Inequality, disadvantage and the capability approach: Bridging conceptual framework and empirical analysis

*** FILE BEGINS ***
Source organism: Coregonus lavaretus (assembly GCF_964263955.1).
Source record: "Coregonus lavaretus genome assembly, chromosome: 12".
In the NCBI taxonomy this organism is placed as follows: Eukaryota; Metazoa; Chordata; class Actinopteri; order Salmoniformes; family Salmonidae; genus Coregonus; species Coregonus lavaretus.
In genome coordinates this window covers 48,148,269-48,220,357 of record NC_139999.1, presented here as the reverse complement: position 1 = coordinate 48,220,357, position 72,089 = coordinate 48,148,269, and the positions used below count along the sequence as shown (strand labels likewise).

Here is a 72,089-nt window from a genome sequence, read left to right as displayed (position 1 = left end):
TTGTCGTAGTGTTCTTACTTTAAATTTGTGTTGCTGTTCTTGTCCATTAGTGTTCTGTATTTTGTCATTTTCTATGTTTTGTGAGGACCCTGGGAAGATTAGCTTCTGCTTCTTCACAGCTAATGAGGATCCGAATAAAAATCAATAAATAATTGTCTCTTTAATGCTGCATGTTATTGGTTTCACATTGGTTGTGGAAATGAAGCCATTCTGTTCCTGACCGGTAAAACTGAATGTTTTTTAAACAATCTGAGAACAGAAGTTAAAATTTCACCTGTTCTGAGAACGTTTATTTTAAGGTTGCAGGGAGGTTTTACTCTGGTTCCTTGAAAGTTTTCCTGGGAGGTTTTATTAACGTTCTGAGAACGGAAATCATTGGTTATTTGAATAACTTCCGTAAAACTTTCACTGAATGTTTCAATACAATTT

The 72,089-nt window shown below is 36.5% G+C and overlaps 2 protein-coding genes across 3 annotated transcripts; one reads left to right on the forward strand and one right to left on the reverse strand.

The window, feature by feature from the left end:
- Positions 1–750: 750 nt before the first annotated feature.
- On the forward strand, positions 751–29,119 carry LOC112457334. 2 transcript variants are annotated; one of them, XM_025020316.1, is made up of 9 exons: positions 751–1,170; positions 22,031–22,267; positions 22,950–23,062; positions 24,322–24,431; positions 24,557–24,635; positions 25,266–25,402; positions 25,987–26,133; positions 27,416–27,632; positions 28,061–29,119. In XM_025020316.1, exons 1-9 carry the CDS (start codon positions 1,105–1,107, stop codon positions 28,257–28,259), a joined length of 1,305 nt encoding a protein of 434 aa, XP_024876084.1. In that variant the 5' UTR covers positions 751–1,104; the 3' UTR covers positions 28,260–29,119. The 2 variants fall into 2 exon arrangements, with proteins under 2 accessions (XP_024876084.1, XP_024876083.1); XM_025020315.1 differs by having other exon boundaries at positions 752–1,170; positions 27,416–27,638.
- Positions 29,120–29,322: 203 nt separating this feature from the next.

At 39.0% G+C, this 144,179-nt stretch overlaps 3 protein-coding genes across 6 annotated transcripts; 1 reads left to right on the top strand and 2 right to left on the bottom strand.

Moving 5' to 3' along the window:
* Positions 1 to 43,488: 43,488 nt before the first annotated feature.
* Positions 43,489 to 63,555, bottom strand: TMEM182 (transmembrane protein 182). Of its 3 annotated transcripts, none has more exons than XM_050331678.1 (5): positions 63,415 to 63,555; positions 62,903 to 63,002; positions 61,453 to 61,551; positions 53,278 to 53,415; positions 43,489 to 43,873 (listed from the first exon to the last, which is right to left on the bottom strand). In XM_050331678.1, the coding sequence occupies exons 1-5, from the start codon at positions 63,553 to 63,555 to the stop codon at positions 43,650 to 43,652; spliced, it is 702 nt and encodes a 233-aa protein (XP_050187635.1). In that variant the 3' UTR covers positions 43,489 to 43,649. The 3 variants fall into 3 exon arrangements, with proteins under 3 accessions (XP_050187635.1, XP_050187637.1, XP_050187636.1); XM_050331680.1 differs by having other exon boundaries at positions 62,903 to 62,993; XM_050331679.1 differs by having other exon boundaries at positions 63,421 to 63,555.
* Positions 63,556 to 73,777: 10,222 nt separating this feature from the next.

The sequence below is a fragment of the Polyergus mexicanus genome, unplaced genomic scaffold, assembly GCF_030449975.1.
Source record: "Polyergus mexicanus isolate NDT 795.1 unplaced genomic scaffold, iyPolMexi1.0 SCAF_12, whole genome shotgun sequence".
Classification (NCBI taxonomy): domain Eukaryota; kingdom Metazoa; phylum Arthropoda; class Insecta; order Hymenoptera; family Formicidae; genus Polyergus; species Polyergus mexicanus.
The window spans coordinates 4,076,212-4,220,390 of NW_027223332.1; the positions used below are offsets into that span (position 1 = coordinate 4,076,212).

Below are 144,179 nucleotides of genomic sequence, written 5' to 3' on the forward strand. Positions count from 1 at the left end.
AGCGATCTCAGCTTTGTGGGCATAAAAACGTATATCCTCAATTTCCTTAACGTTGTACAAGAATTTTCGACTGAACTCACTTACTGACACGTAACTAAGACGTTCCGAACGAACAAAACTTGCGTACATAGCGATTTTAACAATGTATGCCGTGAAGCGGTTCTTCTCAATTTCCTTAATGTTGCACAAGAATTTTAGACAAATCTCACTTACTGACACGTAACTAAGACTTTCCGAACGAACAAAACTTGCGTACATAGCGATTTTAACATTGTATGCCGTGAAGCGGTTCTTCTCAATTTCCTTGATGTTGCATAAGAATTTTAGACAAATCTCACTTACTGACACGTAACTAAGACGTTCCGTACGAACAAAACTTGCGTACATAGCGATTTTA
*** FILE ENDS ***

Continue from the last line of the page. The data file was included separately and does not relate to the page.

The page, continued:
In this paper, I will discuss some of the challenges that arise when seeking to apply the capability to empirically examine poverty, inequality and welfare state change. I will begin by outlining the key concepts of the approach and its claims of distinctiveness vis-à-vis alternative approaches. Debates about how to apply the approach empirically have loomed large in the capability literature and I will discuss the challenges which emerge when trying to apply the approach in order to analyse poverty, and will point to some of the key conclusions that emerge from such studies. I will then argue that trying to apply the capability approach to study inequality, and not just poverty, poses even greater challenges, drawing on joint work with Tania Burchardt recently published in the Journal of Human Development and Capabilities. The final section will consider what adopting a capability perspective might imply in terms of understanding welfare state change. I will suggest that, despite the unorthodox nomenclature, the capability approach provides the basis for considering the impact of reforms on the quality of life, thus considering the impact of policies on both economic and non-economic dimensions of well-being.